Thursday 13 December 2018

CV / GT Wheel Flat Part 1

   I am always on the look out for photos, of interesting company service freight cars.  When I came across this photo, at Bob's Photos I new I had to build one for my layout. The picture was taken in 1955 at New London Connecticut.

New London Connecticut - Bob Photos

   The GT and CV had very similar freight cars in company service.  Most likely similar, if not exact copies were rebuilt from older cars at the same time, for both roads. I don't have a photo of a GT wheel car, but this CV photo was enough proof for me to consider building a GT version.  The length of the car is stencilled as 36' 10". I am not sure if this is the overall length, or inside measurement between the two bulk heads.  The CV and GT both had 40' flat cars of this design. Never the less, I think a kit bash of a 40' Tichy flat car can make for a reasonable facsimile.

    The changes I made to the kit are as follows.

- remove all cast ribs on each stake pocket(6 per).  I cut and sanded these ribs away.  The rivets were removed in the process, so I also installed 4 rivets per pocket. I also filled the small holes in the stake pockets.
- replace kit sill steps with ones from Yarmouth Model Works.
- remove various rivets from the side sill.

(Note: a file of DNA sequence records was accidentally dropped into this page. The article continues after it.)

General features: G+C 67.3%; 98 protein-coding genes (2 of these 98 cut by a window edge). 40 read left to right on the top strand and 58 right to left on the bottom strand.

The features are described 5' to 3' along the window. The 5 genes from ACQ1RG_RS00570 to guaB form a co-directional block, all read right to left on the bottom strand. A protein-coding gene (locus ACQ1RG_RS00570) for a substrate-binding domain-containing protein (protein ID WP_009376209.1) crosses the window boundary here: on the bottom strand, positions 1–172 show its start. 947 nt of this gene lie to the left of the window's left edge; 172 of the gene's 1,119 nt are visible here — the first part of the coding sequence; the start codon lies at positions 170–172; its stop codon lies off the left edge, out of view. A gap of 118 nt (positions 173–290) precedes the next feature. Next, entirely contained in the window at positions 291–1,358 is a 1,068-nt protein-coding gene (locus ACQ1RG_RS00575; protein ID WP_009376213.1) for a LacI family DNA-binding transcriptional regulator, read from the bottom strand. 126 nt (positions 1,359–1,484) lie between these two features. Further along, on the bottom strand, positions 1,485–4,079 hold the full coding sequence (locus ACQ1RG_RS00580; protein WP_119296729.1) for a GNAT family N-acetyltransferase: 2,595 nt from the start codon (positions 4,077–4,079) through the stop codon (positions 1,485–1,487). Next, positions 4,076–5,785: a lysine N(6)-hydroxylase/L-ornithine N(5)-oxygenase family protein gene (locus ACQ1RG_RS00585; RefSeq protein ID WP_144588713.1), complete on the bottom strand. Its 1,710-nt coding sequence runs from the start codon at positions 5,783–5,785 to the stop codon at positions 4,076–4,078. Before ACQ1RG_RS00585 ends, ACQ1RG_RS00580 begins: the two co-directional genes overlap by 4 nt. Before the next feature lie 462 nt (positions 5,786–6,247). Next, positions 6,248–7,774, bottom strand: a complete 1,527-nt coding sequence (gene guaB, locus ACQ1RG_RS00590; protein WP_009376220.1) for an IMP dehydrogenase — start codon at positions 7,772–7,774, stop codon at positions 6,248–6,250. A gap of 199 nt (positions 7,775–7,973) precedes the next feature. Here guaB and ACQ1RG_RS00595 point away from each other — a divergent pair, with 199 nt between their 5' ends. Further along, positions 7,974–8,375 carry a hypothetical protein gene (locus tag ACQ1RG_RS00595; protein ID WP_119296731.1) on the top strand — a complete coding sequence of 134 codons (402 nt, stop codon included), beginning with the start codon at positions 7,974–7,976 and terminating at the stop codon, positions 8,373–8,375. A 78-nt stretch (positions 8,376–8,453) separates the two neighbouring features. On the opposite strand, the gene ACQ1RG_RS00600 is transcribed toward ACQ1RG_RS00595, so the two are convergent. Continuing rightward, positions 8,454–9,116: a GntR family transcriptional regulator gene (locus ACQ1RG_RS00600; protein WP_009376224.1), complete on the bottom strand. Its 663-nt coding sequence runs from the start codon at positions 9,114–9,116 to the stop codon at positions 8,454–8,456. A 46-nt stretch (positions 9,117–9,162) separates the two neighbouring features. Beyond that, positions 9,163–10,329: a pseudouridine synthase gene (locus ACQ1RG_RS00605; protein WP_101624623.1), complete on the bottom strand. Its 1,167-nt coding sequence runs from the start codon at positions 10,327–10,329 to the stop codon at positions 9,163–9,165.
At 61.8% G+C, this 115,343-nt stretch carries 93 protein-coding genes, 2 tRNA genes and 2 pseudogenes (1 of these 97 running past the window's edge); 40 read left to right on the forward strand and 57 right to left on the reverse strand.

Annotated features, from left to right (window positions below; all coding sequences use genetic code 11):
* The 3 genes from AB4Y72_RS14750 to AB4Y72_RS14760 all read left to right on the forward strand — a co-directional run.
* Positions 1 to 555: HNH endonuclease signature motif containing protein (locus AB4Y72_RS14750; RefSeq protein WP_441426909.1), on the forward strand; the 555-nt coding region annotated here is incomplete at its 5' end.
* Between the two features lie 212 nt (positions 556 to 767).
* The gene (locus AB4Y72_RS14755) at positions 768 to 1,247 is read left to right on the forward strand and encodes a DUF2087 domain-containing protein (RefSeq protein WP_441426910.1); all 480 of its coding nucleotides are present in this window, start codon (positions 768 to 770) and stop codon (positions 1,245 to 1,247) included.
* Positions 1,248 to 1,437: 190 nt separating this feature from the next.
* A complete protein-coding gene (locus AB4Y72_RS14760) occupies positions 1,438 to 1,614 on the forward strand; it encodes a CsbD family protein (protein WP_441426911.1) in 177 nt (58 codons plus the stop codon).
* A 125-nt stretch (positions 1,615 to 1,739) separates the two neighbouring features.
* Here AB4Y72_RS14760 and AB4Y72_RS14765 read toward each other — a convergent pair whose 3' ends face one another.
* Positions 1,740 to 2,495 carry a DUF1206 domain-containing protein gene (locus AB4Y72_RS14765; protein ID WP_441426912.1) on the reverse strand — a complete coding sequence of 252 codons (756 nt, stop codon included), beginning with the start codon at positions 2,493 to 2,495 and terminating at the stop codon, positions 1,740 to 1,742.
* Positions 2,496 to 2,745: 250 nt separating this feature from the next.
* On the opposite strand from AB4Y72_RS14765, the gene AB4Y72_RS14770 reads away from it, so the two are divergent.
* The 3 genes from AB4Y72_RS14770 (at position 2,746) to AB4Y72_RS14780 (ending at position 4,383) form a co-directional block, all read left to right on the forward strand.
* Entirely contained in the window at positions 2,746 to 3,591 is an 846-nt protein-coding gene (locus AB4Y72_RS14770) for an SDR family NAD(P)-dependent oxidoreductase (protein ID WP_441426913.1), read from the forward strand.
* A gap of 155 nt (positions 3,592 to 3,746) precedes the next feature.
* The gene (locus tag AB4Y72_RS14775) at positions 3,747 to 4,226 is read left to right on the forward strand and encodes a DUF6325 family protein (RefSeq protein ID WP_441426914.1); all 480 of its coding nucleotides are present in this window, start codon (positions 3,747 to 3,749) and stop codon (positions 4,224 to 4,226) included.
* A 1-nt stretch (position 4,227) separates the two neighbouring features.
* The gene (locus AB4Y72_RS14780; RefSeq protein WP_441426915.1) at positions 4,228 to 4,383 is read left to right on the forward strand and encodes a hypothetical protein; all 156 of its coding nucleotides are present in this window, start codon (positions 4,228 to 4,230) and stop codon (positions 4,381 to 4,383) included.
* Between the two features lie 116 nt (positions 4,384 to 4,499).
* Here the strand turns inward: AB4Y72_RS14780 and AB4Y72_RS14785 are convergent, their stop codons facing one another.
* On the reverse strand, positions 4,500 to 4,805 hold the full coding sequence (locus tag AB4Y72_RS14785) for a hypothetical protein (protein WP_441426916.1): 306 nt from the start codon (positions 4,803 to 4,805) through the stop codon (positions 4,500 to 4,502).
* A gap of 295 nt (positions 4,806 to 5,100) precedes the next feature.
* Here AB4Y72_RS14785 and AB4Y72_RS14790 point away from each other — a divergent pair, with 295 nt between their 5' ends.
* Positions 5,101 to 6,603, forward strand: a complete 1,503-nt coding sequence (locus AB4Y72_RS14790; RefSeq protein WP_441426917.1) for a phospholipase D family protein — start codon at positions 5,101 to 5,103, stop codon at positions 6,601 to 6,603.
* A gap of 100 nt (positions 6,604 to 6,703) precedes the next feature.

- add a small piece of styrene on each side sill corner, to represent how the end plate wraps over onto the side sill.  Add three rivets per corner.
- make a brake staff base, from a bent up A-Line sill step.
- add air hoses and small 'U' shaped attachment strap.
- detail the brake rigging with wire and chains.
- trucks are Kadee HGC Arch Bar. The extra mass of the HGC trucks really helps to get this very light car up to spec. some extra lead will also be added between the fish belly center sills.
- coupler cut bars attached with Yarmouth eye bolts.

   I've been waffling back and forth, on priming of freight cars before top coat.  I've decided to prime all my cars in the future.  Before priming, I also used a mini grit blaster I borrowed to blast the entire car, except for the deck.  I think, I'll get one of these as I really like how it prepares the surface. Here is a photo with it in primer.  I used a new to me product from Tamiya, their surface primer in a bottle, thinned with lacquer thinner.  I actually failed to read the bottle and thinned it with Tamiya acrylic thinner, right in my airbrush paint cup.  Opps.....well that made a gooey mess that took about an hour to thoroughly clean up. 

   In my next post I will show the construction of the wheel rack.  No commercial decal set for CV/GT MoW or flat cars exists.  I will be piecing the decals together from letter sets again unfortunately.

No comments:

Post a Comment